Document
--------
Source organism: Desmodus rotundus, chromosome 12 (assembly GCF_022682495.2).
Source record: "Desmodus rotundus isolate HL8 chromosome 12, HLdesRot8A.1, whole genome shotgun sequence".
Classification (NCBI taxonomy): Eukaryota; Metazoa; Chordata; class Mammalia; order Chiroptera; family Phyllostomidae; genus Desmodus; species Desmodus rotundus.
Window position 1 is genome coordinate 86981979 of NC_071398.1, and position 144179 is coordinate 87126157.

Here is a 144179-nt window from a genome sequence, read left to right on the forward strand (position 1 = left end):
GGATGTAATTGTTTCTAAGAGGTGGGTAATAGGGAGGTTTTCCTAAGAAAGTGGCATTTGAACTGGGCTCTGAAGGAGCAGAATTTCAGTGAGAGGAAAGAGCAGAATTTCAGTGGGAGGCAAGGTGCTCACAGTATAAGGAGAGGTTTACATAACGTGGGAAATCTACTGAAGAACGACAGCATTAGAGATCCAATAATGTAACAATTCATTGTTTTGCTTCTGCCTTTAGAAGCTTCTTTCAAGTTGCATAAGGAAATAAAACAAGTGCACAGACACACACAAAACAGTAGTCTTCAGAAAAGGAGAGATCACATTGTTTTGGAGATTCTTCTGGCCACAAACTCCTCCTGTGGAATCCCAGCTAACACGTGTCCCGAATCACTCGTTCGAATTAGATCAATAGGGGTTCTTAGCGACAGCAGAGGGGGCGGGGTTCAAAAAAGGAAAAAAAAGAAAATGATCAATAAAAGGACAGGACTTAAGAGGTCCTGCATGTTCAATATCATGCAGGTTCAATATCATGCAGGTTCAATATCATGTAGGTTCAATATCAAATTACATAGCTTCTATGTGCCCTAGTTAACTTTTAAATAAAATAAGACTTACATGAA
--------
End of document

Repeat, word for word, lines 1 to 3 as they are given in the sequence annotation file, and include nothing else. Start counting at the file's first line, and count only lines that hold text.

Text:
Source organism: Desmodus rotundus, chromosome 12 (assembly GCF_022682495.2).
Source record: "Desmodus rotundus isolate HL8 chromosome 12, HLdesRot8A.1, whole genome shotgun sequence".
Classification (NCBI taxonomy): Eukaryota; Metazoa; Chordata; class Mammalia; order Chiroptera; family Phyllostomidae; genus Desmodus; species Desmodus rotundus.